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Who’s Mentoring the Next Generation of Oklahoma Founders? Loveworks Leadership Guides Middle School Students to Launch Companies

August 19, 2019 11:28 AM | Ché Loessberg (Administrator)

Written by Lori Williams

Loveworks Leadership Guides Middle School Students to Launch Companies 

Although Michael Hirsch is a seven-time Ironman triathlete, he nearly lost a recent uphill battle. The athlete, who is also the Director of Loveworks Leadership, couldn’t swim, bike, or run his way to New York City. But ten young entrepreneurs in his leadership program needed to get to the International Toy Fair. Not to buy the latest gadget, but to market a product known as Wristworld.  

These may be the youngest entrepreneurs you’ve ever met. (Yes, they will speak at the September 11 luncheon!) Ranging in age from nine to fifteen years old, these students developed the technology for an augmented reality (AR) wristband and wanted to demonstrate its capabilities at the largest toy fair in the world. But fair officials denied admission to anyone under 18.  

“For months, the kids petitioned the officials,” recalls Michael Hirsch. “Finally, within a week of the fair opening, a loophole was discovered.” 

“The kids became the youngest innovators to present at the Toy Fair. Not only that, but representatives from companies like Hasbro and Mattel were very impressed with our students as well as the practical way they utilized AR technology.”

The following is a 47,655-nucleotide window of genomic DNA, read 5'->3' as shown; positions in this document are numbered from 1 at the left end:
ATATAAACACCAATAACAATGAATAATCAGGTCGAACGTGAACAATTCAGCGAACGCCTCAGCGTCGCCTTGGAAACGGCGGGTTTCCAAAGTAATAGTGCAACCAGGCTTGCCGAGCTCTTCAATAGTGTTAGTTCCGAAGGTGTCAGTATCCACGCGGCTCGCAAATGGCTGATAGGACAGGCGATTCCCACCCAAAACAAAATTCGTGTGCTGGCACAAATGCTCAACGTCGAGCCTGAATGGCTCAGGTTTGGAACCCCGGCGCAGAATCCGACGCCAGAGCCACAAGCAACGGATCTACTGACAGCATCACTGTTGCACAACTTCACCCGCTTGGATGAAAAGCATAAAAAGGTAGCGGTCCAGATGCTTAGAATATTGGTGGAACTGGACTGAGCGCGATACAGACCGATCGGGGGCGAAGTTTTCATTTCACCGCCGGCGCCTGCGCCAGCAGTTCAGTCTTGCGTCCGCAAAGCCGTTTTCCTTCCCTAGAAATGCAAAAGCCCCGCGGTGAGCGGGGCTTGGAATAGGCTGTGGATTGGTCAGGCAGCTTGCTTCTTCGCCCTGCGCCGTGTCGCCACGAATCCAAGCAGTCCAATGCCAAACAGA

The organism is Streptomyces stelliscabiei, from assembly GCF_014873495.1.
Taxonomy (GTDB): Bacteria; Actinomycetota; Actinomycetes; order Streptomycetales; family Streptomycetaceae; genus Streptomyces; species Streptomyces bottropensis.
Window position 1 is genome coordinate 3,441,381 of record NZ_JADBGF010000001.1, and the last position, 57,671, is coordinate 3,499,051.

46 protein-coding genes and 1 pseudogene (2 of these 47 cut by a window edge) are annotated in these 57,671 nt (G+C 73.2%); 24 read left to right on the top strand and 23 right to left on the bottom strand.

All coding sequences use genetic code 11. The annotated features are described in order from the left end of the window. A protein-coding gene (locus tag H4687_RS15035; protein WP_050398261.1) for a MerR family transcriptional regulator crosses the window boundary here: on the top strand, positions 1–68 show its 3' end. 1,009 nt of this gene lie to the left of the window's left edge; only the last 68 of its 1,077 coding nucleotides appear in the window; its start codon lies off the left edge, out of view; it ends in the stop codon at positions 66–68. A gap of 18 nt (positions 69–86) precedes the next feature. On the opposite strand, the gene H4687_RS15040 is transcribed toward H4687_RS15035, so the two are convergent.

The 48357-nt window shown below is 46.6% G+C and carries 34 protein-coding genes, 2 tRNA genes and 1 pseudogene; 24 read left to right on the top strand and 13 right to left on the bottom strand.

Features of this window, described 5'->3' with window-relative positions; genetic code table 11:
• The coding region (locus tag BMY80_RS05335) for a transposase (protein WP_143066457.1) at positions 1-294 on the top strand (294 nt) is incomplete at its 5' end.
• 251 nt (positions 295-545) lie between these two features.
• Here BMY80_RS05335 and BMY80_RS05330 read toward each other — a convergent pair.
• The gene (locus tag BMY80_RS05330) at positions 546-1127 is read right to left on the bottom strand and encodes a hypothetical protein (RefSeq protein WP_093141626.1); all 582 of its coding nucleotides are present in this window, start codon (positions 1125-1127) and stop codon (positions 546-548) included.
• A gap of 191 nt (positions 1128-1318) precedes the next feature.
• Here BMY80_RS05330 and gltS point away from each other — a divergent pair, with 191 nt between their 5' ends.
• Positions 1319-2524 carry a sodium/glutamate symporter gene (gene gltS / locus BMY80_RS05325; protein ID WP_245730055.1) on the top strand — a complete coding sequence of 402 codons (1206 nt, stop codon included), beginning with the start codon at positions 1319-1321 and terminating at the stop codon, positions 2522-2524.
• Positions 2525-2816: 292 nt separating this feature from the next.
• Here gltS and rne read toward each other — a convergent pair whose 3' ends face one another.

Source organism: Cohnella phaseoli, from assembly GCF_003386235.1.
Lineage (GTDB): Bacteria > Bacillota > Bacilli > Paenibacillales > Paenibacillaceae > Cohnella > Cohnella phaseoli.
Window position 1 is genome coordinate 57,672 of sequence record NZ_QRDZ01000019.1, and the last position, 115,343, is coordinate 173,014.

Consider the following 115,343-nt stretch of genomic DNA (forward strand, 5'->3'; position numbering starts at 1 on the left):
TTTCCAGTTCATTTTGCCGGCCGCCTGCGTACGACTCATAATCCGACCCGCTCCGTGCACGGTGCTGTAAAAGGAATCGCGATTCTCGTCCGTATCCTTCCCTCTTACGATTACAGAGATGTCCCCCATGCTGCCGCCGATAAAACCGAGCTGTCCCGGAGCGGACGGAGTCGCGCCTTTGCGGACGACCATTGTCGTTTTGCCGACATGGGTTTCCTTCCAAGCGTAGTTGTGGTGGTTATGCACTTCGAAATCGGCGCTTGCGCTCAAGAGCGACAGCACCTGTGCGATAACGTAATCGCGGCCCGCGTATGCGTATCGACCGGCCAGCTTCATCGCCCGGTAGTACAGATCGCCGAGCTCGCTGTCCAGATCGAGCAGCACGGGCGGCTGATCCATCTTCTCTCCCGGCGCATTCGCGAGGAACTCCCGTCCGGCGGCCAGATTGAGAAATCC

Did Hirsch, who started Loveworks Leadership in 2011, expect to see two spinoff companies take shape even as his students realize their potential? “To be completely honest, no!” says Hirsch. “My wife and I say all the time, ‘We can’t believe we’re in the technology business!’” 

Real Tech is the name of the business; its first product is Wristworld. Real Tech offers middle school students hands-on experience in coding, design and marketing with the goal of creating technology innovations for the marketplace.  

But before Real Tech, there was Real Kitchen. Of it, Michael has this comment, “My wife and I laugh when we say, ‘We’re in the salsa business.’” But he knows it’s true when he walks into local Crest and Homeland stores and picks up a container of Real Kitchen fresh salsa. Real salsa made by real middle school students in the Loveworks Leadership program.  

Although Hirsch and his team didn’t set out to launch two spinoff companies in the space of eight years, it is no surprise that Loveworks Leadership principles ignite such entrepreneurial potential in young people. That’s because experiential learning opportunities are at the heart of the Loveworks organization. 

Through these experiences, middle school students in the Norman area where the organization is headquartered can discover potential, shape stories, affirm ideas and pursue action. They can also learn how to face those uphill battles.  

“Even when the students heard they couldn’t attend the toy fair, they didn’t give up,” says Hirsch. “There was an obstacle in their way. Overcoming that obstacle will help prepare them for what they face as they move forward.”  

Moving forward is definitely on the Loveworks schedule. Students in the Norman area who are in the 6th through 8th grade can apply online for the after school leadership program. This fall will also see the launch of Wristworld just in time for the holiday season. (Check the website for sale information.) “None of this would be possible without the selfless business professionals who help us,” says Michael Hirsch. “My wife and I scratch our heads all the time and ask, ‘How do they find the time to give to our organization?’” 

“Without the volunteer mentors, these students’ stories would not be written.” 

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